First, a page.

2015 Mercedes V250 Bluetec SE: New engines and a classy, crafted interior mark out Merc’s new addition to the biggest class of MPVs

Mercedes’ build quality, not to mention an extensive kit list and the indefinable feeling of class in its cabin, makes this a vehicle that delivers the goods

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Indy Lifestyle Online

Turning a van into a people carrier can be a risky business. For all the leather and electro-toys in the world, if it still feels like a van underneath then that’s what it will always be.

But Mercedes has really gone to town with the new V-Class. This has seven seats, in an unusual 2+2+3 layout, and all are leather-clad as standard. Ahead of them, there are elements to the dashboard that wouldn’t look out of place in an E or S-Class, and throughout the cabin it’s trimmed in the manner of a premium product.

We’re testing the SE model here. It has a 7” touch screen with a clear, easy interface that won’t distract you from the road – your view of which is pretty supreme from your lofty seating position.

The second row of seats is excellent, too, with loads of adjustment and, as seems to be the norm in this class of vehicle, a folding picnic table. You can slide them forward to create good legroom in the third tow, allowing the V-Class to carry seven adults with ease, though the less spacious final row isn’t such a nice place to be.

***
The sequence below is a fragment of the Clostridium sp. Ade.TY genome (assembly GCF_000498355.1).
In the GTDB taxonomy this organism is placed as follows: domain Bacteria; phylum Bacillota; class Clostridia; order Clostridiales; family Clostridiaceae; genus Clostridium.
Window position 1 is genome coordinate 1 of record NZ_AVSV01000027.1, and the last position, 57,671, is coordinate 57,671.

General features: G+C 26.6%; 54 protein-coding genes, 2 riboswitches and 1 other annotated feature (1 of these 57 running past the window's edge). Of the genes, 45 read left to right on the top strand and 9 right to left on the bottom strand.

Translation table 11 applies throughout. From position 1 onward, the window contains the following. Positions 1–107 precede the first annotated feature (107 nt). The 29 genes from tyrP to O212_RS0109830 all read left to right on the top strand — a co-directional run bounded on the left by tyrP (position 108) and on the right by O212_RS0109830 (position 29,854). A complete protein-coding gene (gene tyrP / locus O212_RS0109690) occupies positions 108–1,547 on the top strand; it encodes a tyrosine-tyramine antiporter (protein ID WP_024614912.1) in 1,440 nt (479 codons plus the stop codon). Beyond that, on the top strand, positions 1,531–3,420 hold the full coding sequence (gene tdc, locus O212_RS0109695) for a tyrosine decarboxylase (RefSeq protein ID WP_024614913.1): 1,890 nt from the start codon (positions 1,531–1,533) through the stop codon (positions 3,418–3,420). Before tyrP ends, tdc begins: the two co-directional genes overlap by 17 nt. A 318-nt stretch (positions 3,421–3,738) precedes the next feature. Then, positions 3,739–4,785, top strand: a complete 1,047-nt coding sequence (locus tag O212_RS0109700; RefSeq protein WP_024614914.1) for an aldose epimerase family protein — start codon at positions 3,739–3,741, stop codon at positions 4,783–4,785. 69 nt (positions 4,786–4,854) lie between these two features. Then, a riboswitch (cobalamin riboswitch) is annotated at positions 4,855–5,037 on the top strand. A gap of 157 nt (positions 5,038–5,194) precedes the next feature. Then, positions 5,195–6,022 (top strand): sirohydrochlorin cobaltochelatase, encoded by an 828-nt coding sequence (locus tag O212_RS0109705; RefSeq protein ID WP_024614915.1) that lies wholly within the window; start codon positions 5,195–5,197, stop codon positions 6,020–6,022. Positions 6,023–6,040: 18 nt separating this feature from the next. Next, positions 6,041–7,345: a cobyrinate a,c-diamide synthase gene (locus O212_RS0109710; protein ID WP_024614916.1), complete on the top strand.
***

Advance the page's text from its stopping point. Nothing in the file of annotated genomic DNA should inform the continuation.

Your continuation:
It’s not nice to lift out, either, but this is what you’ll have to do to make the most of the V’s potentially epic cargo space. Not the lightest of jobs, you’ll find, and with the vehicle in seven-seat trim there’s less luggage room than you might expect.

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Always bearing in mind that this is a van at heart, we found the steering a bit on the vague side and the ride less than composed over uneven roads, should that be an issue to you.

Something else there’ll be less of than you might expect is visits to the fuel station, as the 2.1-litre turbo-diesel in our test vehicle returns 44.8mph combined and puts out 166g/km of CO2.

That’s with a seven-speed dual-clutch automatic behind the engine, and both get on and do their jobs without kicking up a fuss. The diesel needs to warm up to shut up, but once past those first few cold minutes it calms down nicely – even when pushed.

This lack of noise from the drivetrain means you’re more likely to be disturbed if anything in the cabin pipes up, and in our test vehicle that came courtesy of a rattle from the parcel shelf.

Dynamically, the engine leads with its torque, shifting the vehicle confidently without any need for excess revs. Always bearing in mind that this is a van at heart, we found the steering a bit on the vague side and the ride less than composed over uneven roads, should that be an issue to you.

More likely to be of concern is a ticket price which outstrips obvious rivals like the Ford Tourneo Custom. If you place a value on Mercedes’ build quality, however, not to mention an extensive kit list and the indefinable feeling of class in its cabin, this is a vehicle that delivers the goods.

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